The Court ordered Husband to pay alimony in the amount of $900.00 per month for ten years, with such payments made into the office of the Clerk of Superior Court and to pay attorneys' fees to Wife's attorney in the amount of $3,052.00. After careful consideration, we conclude the facts found support neither the trial court's award of alimony nor attorneys' fees. Accordingly, we remand for further findings.
I. Alimony
    “A trial court's decision on the amount of alimony to be awarded is reviewed for an abuse of discretion.” Fitzgerald v. Fitzgerald, 161 N.C. App. 414, 420, 588 S.E.2d 517, 522 (2003). Findings of fact are sufficient to support an award of alimony if they address the ultimate facts at issue and show the trial court properly applied the law. Id. It is the appellant's burden torecreate the proceedings below to allow this Court meaningful review. Sauls v. Sauls, 288 N.C. 387, 391, 218 S.E.2d 338, 341 (1975); N.C.R. App. P. 9(a)(1)(e); 9(c). Where “[t]he record does not contain . . . oral testimony” we presume that the findings of fact are “supported by competent evidence.” Fellows v. Fellows, 27 N.C. App. 407, 408, 219 S.E.2d 285, 286 (1975). However, these findings must be sufficiently detailed and specific to support the conclusions of law. Rhew v. Rhew, 138 N.C. App. 467, 472, 531 S.E.2d 471, 474 (2000). Moreover, “a trial court's failure to make any findings regarding the reasons for the amount, duration, and the manner of payment of alimony violates N.C. Gen. Stat. § 50-16.3(A)(c).” Fitzgerald, 161 N.C. App. at 421, 588 S.E.2d at 522-23.
    In this case, the trial court failed to make specific findings as to 1) the accustomed standard of living of the parties prior to separation, 2) the reasonable living expenses after separation, or 3) its reasons for the amount, duration and manner of payment of alimony. Therefore, its findings support neither its conclusion of law that Wife is a dependent spouse entitled to alimony nor its award of the amount and manner in which such alimony is to be paid. As we are unable to determine whether the trial court properly applied the law, we must vacate the alimony award and remand for further findings of fact and a proper determination of the amount of alimony in accordance with those findings of fact. Rhew, 138 N.C. App. at 472, 531 S.E.2d at 474 (insufficient findings of factto support denial of alimony where order lacked findings about accustomed standard of living and respective living expenses).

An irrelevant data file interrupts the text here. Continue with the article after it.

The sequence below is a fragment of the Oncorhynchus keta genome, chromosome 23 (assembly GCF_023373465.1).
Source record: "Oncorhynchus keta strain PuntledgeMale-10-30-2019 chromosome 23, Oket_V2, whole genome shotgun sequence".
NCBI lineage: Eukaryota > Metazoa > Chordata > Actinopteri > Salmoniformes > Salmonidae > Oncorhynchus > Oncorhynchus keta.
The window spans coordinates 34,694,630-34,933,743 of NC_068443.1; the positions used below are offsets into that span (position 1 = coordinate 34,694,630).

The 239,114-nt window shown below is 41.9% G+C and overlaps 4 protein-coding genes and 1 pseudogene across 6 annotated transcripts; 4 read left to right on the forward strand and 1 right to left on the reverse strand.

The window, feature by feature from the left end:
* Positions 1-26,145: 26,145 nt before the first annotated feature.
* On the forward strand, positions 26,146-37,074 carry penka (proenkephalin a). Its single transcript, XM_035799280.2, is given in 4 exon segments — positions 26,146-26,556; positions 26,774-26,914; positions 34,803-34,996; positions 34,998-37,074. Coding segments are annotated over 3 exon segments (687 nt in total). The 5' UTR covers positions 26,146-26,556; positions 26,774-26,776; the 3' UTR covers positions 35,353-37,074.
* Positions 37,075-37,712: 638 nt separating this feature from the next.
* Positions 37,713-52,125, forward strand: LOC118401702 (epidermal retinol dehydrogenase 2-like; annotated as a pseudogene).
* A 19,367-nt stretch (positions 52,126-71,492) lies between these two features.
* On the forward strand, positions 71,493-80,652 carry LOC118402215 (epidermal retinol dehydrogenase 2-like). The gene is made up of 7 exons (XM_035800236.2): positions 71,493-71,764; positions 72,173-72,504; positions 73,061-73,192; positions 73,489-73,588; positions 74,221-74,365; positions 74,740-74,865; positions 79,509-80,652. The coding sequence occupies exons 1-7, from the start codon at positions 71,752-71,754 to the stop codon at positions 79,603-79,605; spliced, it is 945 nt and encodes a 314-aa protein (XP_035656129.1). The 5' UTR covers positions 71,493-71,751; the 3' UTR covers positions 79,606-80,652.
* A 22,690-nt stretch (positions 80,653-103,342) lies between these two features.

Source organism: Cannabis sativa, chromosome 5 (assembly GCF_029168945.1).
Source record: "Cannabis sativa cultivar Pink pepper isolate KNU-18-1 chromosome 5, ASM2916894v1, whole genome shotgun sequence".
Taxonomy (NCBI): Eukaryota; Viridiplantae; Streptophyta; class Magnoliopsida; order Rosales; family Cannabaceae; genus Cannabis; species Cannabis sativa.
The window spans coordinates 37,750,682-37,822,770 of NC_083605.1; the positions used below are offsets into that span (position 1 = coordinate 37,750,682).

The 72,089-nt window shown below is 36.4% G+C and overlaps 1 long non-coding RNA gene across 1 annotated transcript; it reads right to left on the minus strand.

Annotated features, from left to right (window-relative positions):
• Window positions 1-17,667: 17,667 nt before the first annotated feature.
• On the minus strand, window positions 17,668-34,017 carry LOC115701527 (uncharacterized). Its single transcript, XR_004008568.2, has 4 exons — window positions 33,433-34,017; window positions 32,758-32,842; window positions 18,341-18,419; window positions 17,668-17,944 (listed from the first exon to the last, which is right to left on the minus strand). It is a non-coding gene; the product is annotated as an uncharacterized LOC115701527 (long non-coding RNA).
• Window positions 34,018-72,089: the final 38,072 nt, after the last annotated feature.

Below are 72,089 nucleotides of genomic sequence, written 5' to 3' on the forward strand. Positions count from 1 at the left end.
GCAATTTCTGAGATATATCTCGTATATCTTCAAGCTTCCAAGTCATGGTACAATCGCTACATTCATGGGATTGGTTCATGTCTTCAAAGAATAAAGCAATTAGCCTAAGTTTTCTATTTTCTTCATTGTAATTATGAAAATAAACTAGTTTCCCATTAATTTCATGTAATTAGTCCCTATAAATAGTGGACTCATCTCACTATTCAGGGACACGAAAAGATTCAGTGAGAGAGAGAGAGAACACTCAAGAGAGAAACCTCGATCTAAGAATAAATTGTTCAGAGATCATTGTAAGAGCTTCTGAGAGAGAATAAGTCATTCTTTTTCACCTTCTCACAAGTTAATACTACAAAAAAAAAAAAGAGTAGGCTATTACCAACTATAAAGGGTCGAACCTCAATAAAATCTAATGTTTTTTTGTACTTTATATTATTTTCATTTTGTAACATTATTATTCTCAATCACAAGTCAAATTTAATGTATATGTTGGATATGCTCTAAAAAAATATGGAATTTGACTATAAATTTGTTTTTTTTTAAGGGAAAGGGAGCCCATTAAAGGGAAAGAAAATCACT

II. Attorneys' Fees
    Section 50-16.4 provides for “an order for reasonable counsel fees for the benefit of” the dependent spouse who is entitled to alimony. N.C. Gen. Stat. § 50-16.4 (2005). Before granting such an award, however, “the trial court must determine, as a matter of law, that the spouse seeking the award is dependent, and that the spouse is without sufficient means to subsist during the prosecution of the suit and to defray the necessary expenses.” Owensby v. Owensby, 312 N.C. 473, 475, 322 S.E.2d 772, 773-74 (1984).
    Here, the trial court concluded that appellee is a dependent spouse, but it failed to make any findings regarding whether Wife was “without sufficient means to subsist during the prosecution of the suit and to defray the necessary expenses.” Id. Moreover, even though the amount of attorneys' fees to be awarded is a matter entrusted to the discretion of the trial court, the court must, in making that decision, make findings to show its consideration of the nature and worth of the services rendered by counsel. Id. at 477, 322 S.E.2d at 775 (holding that the court was unable to review for abuse of discretion because the trial court's findings lacked “a basis for determining the reasonableness of the counsel fees awarded.”). Here, the trial court made no findings to show its consideration of Wife's ability to defray the costs of the suit, making it impossible for this Court to review the reasonableness ofthe award. Accordingly, on remand, the trial court must make findings of fact sufficient for a determination of whether Wife is entitled to an award of attorneys' fees and the reasonableness of the amount of any such award.
    Vacated and remanded.
    Judges WYNN and STEPHENS concur.
    Report per Rule 30(e).

*** Converted from WordPerfect ***